A flash mob descended on an East York site on Saturday morning, but rather than being performers they were ecologically minded community volunteers — and they left behind not a surprised audience but 120 new trees and shrubs.
In less than an hour, the plants were installed in a corner of Taylor Creek Park alongside Victoria Park Avenue.
The event was scheduled to take place over two hours starting at 10 a.m. but so many volunteers showed up that by 10:45 a.m. it was all done, with some more volunteers still arriving to help.
“It’s a great turnout,” said Cheryl Post, an employee of the city’s forestry department that organized the planting with the Friends of the Don East.
Her department plants more than 15,000 trees and shrubs across the city each year with the help of the community, she said.
This site was chosen for the latest naturalization project because it’s one of the few areas left near Taylor Creek where they could “extend the forest edge into a previously mown area and get some habitat diversity in there,” Post said.
James McArthur, lead volunteer with Friends of the Don East, said they were planting native species, including white pine, ninebark, nannyberry, burr oaks and dogwood.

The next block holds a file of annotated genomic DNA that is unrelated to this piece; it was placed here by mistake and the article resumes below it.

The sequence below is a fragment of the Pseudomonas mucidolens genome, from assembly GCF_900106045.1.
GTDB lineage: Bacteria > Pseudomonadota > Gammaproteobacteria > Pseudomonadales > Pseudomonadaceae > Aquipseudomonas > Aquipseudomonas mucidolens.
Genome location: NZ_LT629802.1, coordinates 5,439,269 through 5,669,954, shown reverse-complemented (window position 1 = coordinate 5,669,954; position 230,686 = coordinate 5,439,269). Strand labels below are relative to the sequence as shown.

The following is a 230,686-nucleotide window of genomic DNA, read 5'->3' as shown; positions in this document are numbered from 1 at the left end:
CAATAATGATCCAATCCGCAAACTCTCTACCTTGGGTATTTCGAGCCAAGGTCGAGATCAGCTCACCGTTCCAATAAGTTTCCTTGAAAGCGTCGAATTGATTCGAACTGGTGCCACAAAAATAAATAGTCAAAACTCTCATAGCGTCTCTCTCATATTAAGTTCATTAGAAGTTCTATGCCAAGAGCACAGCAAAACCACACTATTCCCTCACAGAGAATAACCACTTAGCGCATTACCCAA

His group considers this work of vital importance, he said. “It’s important to create habitat for wild life, and it’s important to meet the city’s tree canopy goals, which involve helping to combat climate change by increasing the amount of shaded area within the city.”
It also creates resilience to floods because the plants will take up a lot more water than the grass would, helping prevent flooding and sewer overflow, he said.
“One small project is nothing — we’re not talking huge numbers —but when you do these projects cumulatively, you’re talking about taking hundreds of thousands of litres of water out.”